Los Angeles County launches Pathway Home for RV encampments

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California Construction News staff writer

Los Angeles County’s new Pathway Home program to resolve encampments, including recreational vehicles (RVs), has placed another 58 people into interim housing and removed 30 dilapidated RVs being used as makeshift dwellings on the streets of unincorporated East Gardena.

After declaring a state of emergency on homelessness in January 2023, the Board of Supervisors authorized efforts to streamline hiring, contracting, purchasing, grants, and real estate processes.

Pathway Home is a critical component of the county’s multi-pronged response to the homelessness emergency declared by the Board of Supervisors earlier this year. Leveraging emergency powers, partnerships with local jurisdictions, and Measure H funding, Pathway Home helps people in encampments by offering them a hotel or motel room or other type of immediately available interim housing.

“Ending homelessness, especially for people living in RVs, requires collaboration with residents, multiple government departments, municipalities, and community partners,” said Supervisor Holly Mitchell. “Pathway Home creates an infrastructure for every entity to quickly work together in fulfilling its unique role in helping to end this crisis.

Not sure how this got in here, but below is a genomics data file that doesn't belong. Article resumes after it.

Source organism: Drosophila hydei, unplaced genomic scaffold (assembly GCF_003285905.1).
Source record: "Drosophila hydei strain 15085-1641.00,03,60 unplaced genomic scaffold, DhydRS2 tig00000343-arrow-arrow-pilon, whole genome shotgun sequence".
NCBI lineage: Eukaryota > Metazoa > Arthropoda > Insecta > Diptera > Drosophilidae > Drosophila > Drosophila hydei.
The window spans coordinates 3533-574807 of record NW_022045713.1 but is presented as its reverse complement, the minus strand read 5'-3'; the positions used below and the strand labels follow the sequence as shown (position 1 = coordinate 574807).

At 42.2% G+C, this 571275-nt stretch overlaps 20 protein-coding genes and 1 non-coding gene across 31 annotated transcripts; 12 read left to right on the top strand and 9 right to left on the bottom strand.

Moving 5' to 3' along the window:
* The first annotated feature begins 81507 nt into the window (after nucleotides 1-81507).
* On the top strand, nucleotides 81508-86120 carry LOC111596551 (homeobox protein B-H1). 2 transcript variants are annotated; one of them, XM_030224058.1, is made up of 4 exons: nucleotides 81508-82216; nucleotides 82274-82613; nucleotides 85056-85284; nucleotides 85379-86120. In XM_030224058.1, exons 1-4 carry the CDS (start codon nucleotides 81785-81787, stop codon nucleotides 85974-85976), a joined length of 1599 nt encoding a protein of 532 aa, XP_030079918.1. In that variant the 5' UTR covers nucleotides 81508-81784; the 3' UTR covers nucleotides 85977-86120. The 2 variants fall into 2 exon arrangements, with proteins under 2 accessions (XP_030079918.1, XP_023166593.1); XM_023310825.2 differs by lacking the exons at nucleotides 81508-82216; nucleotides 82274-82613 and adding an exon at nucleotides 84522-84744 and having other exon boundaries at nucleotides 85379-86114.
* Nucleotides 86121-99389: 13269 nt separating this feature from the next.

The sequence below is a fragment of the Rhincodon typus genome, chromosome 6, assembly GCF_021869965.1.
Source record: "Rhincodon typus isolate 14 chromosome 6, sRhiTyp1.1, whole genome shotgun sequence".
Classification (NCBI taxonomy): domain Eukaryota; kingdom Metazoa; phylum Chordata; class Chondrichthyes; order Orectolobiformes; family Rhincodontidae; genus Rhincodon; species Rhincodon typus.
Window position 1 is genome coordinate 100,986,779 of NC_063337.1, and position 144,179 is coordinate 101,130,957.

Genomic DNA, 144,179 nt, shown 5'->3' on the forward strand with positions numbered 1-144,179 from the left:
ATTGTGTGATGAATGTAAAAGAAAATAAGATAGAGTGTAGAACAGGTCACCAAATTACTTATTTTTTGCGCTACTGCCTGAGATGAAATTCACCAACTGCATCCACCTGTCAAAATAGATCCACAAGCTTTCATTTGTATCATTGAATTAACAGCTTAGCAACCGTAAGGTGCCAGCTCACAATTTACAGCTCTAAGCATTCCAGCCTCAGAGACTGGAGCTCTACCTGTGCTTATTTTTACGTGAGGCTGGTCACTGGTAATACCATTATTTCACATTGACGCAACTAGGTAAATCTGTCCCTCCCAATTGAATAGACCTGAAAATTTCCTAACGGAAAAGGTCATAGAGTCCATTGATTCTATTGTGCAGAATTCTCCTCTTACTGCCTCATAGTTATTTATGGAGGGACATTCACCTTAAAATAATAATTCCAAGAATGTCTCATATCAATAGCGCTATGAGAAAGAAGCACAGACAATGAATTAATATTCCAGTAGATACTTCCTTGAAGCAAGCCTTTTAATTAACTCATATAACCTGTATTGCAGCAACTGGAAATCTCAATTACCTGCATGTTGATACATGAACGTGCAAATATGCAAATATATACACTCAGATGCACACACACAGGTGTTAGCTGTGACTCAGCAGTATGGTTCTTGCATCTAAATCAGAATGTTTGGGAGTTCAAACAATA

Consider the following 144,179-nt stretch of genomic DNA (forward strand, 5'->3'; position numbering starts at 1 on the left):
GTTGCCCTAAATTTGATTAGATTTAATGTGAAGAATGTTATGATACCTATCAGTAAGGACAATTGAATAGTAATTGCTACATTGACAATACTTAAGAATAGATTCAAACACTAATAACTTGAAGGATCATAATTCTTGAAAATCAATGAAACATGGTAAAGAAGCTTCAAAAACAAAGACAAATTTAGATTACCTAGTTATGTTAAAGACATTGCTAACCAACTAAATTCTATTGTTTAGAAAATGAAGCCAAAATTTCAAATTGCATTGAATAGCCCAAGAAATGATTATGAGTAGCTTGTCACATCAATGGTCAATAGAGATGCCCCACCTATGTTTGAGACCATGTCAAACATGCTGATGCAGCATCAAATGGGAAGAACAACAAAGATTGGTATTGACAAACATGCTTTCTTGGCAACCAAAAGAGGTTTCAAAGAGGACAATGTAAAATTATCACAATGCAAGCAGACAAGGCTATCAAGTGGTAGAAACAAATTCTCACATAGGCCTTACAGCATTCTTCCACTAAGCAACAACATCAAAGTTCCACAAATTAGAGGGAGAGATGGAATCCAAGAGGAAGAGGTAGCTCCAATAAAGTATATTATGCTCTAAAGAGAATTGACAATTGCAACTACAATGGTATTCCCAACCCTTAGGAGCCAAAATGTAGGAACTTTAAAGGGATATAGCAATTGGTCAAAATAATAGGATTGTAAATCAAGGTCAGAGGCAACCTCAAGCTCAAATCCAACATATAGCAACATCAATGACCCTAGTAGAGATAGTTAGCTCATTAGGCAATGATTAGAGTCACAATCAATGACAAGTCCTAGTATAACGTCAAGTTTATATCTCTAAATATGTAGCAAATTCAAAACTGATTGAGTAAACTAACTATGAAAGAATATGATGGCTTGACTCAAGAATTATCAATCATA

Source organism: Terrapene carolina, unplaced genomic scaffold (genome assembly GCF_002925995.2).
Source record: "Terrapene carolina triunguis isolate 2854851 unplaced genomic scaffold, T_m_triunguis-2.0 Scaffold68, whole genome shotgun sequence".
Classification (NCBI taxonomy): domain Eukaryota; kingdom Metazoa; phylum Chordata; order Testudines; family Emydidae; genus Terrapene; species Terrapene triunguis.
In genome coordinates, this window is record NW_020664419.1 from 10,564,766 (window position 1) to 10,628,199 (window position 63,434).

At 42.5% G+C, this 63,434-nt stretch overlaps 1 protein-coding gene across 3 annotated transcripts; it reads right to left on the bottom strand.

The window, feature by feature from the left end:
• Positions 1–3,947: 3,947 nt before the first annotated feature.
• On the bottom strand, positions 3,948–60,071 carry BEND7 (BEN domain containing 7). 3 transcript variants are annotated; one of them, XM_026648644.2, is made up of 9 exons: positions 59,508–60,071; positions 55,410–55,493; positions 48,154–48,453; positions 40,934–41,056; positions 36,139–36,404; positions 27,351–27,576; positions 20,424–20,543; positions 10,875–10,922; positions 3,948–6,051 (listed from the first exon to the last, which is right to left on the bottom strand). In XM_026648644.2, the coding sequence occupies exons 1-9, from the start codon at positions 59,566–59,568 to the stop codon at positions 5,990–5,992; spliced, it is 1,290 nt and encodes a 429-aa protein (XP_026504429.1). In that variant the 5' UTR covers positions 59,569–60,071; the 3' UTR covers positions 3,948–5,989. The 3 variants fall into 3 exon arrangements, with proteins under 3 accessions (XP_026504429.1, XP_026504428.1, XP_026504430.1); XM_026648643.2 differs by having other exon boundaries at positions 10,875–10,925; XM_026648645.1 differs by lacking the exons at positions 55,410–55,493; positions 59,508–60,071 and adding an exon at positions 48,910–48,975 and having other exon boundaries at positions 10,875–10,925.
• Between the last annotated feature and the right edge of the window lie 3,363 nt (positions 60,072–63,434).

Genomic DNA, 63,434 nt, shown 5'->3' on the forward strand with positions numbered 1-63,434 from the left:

“We cannot do this without Measure H funding and a sustained urgency for getting every resident off the street and into permanent housing. I look forward to bringing this program to every encampment in the 2nd District and throughout Los Angeles County.”

East Gardena and West Rancho Dominguez have among the highest concentrations of RV encampments countywide. The Pathway Home operation that ran from August 22 through August 24 focused on several streets in a busy industrial area. Following a cleanup, the County is taking steps to prevent the site from being reoccupied.

The County Homeless Initiative incorporated the RV pilot into Pathway Home to scale it up and fast-track it using emergency powers and other resources. This was the second Pathway Home operation overall, but the first to focus on housing people in RVs. The County’s earlier RV-focused operations, under the RV pilot, removed several burned and abandoned RVs from public roadways. The first operation in Lennox on August 9 through August 11 brought 50 people inside, mostly from tents.

Once at interim housing, participants receive supportive services such as on-site case management and connections to physical and mental healthcare, substance use disorder treatment, benefits enrolment, life skills development, and more.

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